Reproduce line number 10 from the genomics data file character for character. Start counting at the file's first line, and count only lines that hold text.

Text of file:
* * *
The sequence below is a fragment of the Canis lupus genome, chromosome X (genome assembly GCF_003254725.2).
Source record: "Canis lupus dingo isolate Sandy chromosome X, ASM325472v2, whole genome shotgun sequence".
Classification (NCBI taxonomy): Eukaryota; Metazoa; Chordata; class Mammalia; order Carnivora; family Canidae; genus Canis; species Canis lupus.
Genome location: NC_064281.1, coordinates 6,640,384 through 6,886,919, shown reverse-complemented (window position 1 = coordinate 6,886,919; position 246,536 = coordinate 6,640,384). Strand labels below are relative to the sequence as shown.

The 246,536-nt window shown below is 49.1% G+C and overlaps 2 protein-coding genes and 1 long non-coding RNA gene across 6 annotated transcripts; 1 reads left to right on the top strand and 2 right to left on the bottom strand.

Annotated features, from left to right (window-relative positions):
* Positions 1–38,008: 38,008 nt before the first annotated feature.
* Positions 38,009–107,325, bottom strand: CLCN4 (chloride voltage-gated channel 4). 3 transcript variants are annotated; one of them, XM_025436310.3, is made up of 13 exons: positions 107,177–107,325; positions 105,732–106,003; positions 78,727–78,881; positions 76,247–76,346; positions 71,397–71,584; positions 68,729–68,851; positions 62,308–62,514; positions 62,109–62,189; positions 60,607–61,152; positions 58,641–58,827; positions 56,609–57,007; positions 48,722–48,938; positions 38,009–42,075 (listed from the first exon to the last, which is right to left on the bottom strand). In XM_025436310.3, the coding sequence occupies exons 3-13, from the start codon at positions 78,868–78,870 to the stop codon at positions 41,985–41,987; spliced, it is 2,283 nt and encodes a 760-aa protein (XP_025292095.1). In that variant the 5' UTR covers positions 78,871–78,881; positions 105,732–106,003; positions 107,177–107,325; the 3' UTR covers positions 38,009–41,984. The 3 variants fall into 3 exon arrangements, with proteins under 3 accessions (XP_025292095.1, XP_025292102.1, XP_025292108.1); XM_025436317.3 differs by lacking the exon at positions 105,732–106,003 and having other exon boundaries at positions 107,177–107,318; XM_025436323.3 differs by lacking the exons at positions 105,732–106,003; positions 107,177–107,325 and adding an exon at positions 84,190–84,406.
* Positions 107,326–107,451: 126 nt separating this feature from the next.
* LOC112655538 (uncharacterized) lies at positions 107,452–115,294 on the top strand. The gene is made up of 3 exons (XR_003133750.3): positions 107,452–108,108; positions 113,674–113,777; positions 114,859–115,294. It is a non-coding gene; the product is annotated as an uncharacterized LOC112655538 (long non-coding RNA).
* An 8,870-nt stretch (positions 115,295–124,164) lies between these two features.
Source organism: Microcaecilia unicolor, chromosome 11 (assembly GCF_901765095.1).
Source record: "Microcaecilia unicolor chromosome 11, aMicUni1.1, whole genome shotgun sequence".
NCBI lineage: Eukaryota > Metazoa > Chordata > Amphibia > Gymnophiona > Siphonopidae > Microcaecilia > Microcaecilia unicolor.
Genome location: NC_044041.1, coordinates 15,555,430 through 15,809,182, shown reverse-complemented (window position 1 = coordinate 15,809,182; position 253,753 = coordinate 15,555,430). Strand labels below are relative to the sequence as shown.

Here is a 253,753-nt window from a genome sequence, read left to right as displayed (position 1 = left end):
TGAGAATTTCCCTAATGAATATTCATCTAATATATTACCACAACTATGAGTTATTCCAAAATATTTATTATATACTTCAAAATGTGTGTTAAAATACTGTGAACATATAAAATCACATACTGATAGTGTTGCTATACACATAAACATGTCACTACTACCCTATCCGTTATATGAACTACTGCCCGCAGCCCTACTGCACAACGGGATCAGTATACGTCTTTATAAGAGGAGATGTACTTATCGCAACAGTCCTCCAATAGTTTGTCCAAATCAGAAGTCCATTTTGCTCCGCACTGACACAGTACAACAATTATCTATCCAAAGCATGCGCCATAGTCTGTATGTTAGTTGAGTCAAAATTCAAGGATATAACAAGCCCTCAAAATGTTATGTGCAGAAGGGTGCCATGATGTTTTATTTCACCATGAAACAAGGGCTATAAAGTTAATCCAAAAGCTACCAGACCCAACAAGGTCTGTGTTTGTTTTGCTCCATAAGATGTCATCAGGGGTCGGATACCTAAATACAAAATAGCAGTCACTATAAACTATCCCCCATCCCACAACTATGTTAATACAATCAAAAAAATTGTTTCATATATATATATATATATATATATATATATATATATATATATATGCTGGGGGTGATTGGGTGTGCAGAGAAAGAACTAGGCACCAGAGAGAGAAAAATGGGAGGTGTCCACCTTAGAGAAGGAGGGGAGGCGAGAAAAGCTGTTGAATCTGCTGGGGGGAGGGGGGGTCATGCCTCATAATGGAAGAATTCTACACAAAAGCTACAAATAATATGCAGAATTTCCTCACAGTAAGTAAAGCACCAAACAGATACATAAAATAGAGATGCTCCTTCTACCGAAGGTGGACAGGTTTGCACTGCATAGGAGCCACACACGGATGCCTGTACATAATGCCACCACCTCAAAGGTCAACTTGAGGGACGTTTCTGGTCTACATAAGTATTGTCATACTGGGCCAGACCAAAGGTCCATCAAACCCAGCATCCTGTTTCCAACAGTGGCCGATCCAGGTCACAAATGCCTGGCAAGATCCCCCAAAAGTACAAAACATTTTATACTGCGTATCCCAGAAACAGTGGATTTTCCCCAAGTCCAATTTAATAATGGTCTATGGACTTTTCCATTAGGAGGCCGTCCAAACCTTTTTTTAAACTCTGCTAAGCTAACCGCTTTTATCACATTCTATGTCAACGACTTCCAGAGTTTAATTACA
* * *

* LOC112655538 (uncharacterized) lies at positions 107,452–115,294 on the top strand. The gene is made up of 3 exons (XR_003133750.3): positions 107,452–108,108; positions 113,674–113,777; positions 114,859–115,294. It is a non-coding gene; the product is annotated as an uncharacterized LOC112655538 (long non-coding RNA).